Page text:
• Spotify model

  • Pros/Cons of agile development for UX. Separate design team VS designers in dev teams

    No multidisciplinary teams. Less creative solutions
    Less UX promo in Dev. Harder to pull things through
    Better long term and consistency

    Scaling up challenges
  • Sprint planning
    Daily standup
    Scrum of Scrums
    Testing
    Backlog refinement
    Showcase
    Retro
  • Backlog refinement
  • Company showcases add development transparency
    + video for all who work in the other offices

    Scrum in the sales and client success departments.
  • UX sprint update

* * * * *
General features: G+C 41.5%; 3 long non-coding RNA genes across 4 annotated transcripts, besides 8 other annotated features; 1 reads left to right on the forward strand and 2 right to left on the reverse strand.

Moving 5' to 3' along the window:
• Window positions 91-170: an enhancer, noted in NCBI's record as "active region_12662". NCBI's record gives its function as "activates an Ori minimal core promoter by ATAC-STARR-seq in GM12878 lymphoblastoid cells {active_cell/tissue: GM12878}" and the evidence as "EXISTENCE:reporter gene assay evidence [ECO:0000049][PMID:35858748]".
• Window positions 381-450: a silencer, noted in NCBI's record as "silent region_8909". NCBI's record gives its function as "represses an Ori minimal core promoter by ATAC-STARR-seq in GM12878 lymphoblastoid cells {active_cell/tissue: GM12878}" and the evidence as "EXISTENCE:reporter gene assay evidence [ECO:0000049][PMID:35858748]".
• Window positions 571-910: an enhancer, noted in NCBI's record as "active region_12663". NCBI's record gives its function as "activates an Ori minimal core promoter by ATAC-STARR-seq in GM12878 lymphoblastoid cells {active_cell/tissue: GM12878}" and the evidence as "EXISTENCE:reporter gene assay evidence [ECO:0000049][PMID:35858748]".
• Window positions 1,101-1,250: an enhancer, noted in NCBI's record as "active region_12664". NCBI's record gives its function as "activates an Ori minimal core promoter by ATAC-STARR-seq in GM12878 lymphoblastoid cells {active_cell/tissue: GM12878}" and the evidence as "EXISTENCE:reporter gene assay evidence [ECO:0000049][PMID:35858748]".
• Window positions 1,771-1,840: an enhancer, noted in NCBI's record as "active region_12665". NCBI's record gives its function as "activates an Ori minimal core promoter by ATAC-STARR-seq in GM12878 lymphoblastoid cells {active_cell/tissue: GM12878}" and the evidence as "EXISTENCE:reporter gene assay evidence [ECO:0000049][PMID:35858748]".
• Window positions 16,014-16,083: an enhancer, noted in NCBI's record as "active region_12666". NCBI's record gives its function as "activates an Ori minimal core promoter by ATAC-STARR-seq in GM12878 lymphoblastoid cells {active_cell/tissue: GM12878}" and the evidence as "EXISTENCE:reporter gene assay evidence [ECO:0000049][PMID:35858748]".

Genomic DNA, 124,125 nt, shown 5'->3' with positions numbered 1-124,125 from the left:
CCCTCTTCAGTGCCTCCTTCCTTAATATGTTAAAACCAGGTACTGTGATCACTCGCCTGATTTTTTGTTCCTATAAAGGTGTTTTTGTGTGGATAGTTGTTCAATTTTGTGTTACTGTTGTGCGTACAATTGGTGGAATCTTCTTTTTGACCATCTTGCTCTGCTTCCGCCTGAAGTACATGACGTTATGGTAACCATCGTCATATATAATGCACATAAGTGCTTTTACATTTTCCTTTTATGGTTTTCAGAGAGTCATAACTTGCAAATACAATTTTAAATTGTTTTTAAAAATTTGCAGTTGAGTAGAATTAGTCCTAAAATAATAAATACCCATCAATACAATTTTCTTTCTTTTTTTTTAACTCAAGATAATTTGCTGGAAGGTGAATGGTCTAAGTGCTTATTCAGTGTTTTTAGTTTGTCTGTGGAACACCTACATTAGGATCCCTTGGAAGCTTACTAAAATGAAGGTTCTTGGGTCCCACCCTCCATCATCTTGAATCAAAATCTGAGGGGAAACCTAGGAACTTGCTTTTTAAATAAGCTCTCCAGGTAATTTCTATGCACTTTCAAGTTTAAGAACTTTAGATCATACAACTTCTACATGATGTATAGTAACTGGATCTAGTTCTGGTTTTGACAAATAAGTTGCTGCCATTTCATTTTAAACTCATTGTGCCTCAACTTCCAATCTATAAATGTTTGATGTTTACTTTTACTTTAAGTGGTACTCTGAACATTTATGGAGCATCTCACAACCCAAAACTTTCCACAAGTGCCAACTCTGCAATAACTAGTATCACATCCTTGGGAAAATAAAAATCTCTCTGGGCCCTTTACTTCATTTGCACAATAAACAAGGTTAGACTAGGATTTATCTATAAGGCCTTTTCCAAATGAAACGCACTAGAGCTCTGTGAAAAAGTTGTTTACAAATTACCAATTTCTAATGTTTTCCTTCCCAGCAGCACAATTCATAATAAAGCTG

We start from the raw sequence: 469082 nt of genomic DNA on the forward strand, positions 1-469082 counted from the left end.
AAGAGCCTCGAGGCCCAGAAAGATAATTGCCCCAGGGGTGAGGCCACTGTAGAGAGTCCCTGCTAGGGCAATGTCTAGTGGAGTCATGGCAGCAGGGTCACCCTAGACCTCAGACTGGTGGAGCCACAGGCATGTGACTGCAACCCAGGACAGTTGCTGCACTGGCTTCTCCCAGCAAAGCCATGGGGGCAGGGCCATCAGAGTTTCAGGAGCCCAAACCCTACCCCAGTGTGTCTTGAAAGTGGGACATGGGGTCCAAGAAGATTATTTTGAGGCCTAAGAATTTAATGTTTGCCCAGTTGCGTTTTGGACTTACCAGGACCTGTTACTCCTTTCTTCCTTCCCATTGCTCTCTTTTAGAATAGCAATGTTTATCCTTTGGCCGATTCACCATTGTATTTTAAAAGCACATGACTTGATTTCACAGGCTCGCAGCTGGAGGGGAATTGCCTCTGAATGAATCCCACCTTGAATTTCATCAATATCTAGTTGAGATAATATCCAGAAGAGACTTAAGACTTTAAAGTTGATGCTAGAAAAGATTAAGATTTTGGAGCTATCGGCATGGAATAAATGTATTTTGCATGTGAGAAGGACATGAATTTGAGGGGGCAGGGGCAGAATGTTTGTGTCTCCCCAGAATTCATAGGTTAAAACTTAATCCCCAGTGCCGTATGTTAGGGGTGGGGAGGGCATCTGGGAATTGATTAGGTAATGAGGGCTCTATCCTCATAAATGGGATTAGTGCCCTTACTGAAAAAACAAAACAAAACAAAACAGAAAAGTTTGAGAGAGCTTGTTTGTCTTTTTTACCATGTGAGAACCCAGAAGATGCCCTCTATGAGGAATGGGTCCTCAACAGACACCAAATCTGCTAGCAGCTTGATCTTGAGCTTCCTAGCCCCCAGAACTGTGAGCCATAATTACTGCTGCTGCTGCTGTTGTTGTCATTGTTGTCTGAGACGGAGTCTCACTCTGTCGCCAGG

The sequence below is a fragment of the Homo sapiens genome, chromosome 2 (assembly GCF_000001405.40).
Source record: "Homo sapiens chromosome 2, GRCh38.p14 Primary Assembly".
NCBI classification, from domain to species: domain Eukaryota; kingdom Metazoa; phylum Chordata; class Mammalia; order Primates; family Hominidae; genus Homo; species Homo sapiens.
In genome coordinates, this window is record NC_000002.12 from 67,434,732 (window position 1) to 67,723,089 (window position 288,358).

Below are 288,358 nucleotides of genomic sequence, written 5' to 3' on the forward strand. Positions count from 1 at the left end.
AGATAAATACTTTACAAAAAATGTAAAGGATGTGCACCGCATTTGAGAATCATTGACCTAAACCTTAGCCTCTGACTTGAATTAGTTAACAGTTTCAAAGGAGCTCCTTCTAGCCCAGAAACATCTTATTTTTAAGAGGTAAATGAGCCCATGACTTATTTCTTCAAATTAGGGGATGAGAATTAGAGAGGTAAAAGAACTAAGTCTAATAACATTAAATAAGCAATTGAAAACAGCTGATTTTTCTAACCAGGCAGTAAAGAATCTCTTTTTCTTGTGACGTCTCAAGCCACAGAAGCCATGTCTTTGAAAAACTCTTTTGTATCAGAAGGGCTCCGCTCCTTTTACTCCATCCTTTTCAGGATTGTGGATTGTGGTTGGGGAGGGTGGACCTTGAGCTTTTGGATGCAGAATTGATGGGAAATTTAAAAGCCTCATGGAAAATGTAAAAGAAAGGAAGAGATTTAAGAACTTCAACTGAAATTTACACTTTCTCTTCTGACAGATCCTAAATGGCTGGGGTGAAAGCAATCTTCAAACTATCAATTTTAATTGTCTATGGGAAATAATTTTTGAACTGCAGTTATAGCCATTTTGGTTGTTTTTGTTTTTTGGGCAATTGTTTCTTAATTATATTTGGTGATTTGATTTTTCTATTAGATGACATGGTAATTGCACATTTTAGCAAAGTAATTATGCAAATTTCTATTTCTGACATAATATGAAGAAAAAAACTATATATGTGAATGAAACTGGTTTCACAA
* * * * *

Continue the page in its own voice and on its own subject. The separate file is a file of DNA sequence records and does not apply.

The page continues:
Open meeting for coop: critique, heuristic evaluation, sketch session.
    Usability testing of what was developed and presentation
    UX Day once in a sprint (not mandatory to join, schedule is flexible)
  • Prototyping and checking the vision before development + Usability test every month (5–6 users)
  • Intro design sprint every Q for setting the strategy
  • I was talking to my friend from Google Poland and he suggested
    Collection of design methods
    Agile Scrum is great and makes things move fast. But we looked for a good approach to formulate the longer term vision

    GV + Google designers
    Search, Chrome and Gmail
    Ads, Slack
  • Get the materials
  • Snacks are good, so the people don’t have to go around looking for them
  • Thick markers are important to be concise
  • Almost all people on this picture were facilitators.
    UXD team
  • Talk to one person at a time and take notes.